How COVID-19 has caused confusion regarding possession in child custody matters
Over the past week, the Evans Family Law Group has been inundated with calls from concerned parents regarding the handling of possession and access under the Coronavirus extended spring break and school closures.
If you have children subject to a court-ordered visitation schedule, you may be confused regarding when the exchange should occur during spring break and what happens if the closures continue for an extended period because most of the standard language in these visitation orders are that the children are returned to school at the time school resumes following Spring Break or at 6:00 pm on the Sunday before school is to start following Spring Break.
Thus, some confusion has arisen with regard to the terminology of “extended spring break” and “school closure” and thereby “extending” the Children’s Spring Break Vacation. Accordingly, it shouldn’t surprise me by now, but a number of parents have elected to try and take advantage of the “moment’ with the Coronavirus crisis to “extend” their Spring Break holiday possession time due to the schools closing as a result of the virus concerns after Spring Break.
And, because the Courts are closed for non-emergency hearing through April 13th, there is not really a path to address this issue with the Courts leaving parents and attorneys alike at a very uncomfortable and tense impasse.
How the State of Texas handles child custody during COVID-19 / Coronavirus pandemic
As a result, on March 17th, 2020 The Texas Supreme Court issued a “Second Emergency Order Regarding the Covid-19 State of Disaster” which addressed this specific issue as it pertains to Standard Possession Orders and states:
“1. This order applies to and clarifies possession schedules in Suits Affecting the Parent–Child Relationship. For purposes of determining a person’s right to possession of and access to a child under a court-ordered possession schedule, the original published school schedule shall control in all instances. Possession and access shall not be affected by the school’s closure that arises from an epidemic or pandemic, including what is commonly referred to as the COVID19 pandemic.
2. Nothing herein prevents parties from altering a possession schedule by agreement if allowed by their court order(s), or courts from modifying their orders.
3. This Order is effective as of March 13, 2020, and expires May 8, 2020, unless extended by the Chief Justice of the Supreme Court.”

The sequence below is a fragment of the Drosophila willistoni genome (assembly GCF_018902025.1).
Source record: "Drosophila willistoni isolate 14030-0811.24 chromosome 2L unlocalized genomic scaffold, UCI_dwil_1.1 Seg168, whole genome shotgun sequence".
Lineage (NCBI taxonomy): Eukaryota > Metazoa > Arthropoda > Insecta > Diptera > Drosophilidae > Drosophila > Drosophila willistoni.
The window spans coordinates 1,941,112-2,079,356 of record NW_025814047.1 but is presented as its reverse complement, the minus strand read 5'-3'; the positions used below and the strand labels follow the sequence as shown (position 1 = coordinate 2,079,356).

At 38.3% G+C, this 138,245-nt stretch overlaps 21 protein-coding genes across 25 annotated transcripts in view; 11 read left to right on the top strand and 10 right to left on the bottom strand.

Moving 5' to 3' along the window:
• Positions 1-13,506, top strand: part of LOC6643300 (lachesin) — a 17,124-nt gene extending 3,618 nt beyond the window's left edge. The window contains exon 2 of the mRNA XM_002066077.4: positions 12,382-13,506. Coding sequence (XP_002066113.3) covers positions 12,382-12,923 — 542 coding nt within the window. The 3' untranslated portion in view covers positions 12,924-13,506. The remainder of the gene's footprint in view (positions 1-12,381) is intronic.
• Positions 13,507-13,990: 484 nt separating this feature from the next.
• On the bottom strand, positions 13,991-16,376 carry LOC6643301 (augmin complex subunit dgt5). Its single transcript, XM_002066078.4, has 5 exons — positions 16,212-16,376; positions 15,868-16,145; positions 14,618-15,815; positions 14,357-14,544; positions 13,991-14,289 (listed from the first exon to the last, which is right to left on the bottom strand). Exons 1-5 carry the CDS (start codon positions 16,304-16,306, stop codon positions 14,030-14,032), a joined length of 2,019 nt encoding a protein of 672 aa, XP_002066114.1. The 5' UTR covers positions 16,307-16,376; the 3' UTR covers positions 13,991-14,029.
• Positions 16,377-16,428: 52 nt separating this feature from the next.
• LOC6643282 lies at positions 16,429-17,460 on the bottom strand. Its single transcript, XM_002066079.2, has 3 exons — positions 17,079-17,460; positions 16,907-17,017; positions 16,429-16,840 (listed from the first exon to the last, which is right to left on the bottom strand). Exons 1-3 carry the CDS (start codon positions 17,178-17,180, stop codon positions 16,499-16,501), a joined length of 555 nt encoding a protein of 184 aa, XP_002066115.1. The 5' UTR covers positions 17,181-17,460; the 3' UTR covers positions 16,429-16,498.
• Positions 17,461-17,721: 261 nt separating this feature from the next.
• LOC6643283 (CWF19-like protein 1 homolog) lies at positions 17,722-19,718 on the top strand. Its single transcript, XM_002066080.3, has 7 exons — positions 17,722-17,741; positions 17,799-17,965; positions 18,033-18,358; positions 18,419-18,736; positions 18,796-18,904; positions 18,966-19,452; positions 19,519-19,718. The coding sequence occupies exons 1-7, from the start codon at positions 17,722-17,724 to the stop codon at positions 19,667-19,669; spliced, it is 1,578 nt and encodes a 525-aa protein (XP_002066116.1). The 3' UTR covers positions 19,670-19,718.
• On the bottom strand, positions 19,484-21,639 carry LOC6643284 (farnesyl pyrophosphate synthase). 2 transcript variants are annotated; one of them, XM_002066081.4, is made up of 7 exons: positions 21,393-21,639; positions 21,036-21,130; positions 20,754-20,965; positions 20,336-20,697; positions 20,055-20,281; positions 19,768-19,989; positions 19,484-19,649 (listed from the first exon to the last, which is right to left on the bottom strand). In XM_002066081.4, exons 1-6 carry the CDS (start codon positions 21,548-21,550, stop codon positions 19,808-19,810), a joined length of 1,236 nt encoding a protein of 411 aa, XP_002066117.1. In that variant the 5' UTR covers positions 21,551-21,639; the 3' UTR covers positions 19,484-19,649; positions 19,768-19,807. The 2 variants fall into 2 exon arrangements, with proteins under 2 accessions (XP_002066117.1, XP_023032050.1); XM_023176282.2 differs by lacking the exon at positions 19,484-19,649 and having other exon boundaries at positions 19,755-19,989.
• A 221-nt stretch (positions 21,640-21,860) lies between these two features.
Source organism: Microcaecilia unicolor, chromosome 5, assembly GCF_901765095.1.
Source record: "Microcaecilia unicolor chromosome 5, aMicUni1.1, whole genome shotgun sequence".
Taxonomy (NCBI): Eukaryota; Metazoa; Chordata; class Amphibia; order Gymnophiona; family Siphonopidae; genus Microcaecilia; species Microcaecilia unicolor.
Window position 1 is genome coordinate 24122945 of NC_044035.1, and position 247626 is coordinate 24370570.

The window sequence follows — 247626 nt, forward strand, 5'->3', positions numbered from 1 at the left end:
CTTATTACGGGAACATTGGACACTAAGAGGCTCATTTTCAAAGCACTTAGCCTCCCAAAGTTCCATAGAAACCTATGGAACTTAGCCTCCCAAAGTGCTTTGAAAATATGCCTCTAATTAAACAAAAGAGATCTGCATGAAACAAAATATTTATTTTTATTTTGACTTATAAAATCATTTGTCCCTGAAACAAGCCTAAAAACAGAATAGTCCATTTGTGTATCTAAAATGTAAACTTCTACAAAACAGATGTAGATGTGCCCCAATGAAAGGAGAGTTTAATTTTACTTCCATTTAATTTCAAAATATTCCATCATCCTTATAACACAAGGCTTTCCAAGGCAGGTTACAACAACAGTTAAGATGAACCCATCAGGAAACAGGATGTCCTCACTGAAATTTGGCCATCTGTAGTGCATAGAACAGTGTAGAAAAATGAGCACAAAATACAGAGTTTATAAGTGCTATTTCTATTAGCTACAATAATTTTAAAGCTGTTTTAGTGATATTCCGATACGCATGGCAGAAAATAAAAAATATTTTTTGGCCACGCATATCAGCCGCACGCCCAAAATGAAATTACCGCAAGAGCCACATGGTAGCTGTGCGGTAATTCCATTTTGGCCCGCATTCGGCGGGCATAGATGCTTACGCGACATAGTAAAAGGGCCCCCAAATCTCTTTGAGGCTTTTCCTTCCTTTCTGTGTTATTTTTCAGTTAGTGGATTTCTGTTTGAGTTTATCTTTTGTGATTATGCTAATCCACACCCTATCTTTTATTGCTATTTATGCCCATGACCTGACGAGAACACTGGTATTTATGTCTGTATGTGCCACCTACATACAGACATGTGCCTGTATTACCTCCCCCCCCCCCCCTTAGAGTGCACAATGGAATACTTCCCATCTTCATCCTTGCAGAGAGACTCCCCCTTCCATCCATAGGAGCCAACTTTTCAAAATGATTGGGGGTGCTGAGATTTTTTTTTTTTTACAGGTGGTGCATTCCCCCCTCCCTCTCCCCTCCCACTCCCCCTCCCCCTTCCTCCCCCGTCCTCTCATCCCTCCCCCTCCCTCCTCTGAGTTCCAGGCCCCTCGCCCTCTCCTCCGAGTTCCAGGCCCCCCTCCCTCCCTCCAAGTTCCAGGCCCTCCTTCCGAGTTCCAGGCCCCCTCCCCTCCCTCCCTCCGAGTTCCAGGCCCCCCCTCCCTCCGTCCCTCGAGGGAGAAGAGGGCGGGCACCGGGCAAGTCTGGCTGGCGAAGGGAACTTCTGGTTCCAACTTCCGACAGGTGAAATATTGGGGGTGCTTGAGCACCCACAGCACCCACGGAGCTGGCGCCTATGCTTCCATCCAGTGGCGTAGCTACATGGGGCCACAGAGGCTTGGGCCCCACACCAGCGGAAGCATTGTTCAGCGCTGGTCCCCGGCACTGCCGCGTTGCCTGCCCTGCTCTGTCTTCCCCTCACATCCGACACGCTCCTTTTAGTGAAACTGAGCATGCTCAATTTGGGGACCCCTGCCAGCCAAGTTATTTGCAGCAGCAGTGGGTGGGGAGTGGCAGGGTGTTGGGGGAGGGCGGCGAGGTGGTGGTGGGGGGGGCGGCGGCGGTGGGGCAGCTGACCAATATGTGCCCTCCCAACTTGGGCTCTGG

For your convenience, you can download the actual Order here: THE SUPREME COURT OF TEXAS SECOND EMERGENCY ORDER REGARDING THE COVID-19 STATE OF DISASTER
Texas school closures do not affect existing possession schedules in child custody matters
Accordingly, school closures stemming from the Coronavirus shall have no impact on the existing possession schedule and parents are required to continue following the possession schedules contained within their current Orders. Further, the Texas Supreme Court made clear that failure of parents to comply with this Order and willfully or wrongfully withholding their child can result in a finding of contempt, fines and attorney fees being levied against the non-compliant party.
We recommend using this opportunity to co-parent and demonstrate to your children that even in unprecedented and uncertain moments like this, that their parents are able and willing to act in their best interest and do the right thing. I strongly urge you to not use to take advantage of the other parent and withhold your child past the original schedule for the Spring Break vacation. As stated by the Supreme Court, you are both free to come up with any agreement that works best, but absent an agreement then follow the original schedule set forth in your current Orders.
If you do make such an agreement, for clarity I would put it in writing and make sure that you both confirm the terms of your agreement in writing whether by text, email , Our Family Wizard or otherwise.
Despite the virus concerns and school closings, remember that we are still considered in the regular school year, so normal school year periods of visitation remain in effect.
These are unprecedented times and a number of schools of announced closures anywhere from 4 to 6 weeks putting an enormous strain on families for child care, in addition to the stress and anxiety caused by the economic fallout of the virus, so who knows what all impacts on custody arrangements that will emerge. Please use best judgment and act in the best interest of your kids at all times while the kids are out of school, and make sure to keep the lines of communication open and transparent between you and the other parent.
If you are unable to reach an agreement and the child is not returned under the existing possession calendar, you may have recourse. Give us a call today.
As a reminder, we are offering to accommodate our clients and prospective clients with any questions and continuing to meet our clients’ needs through remote means. If you have any questions, our office number is (512) 628-2550 and if you are unable to reach someone for some reason, feel free to contact me at my cell phone at (512) 689-8319.
Evans Family Law Group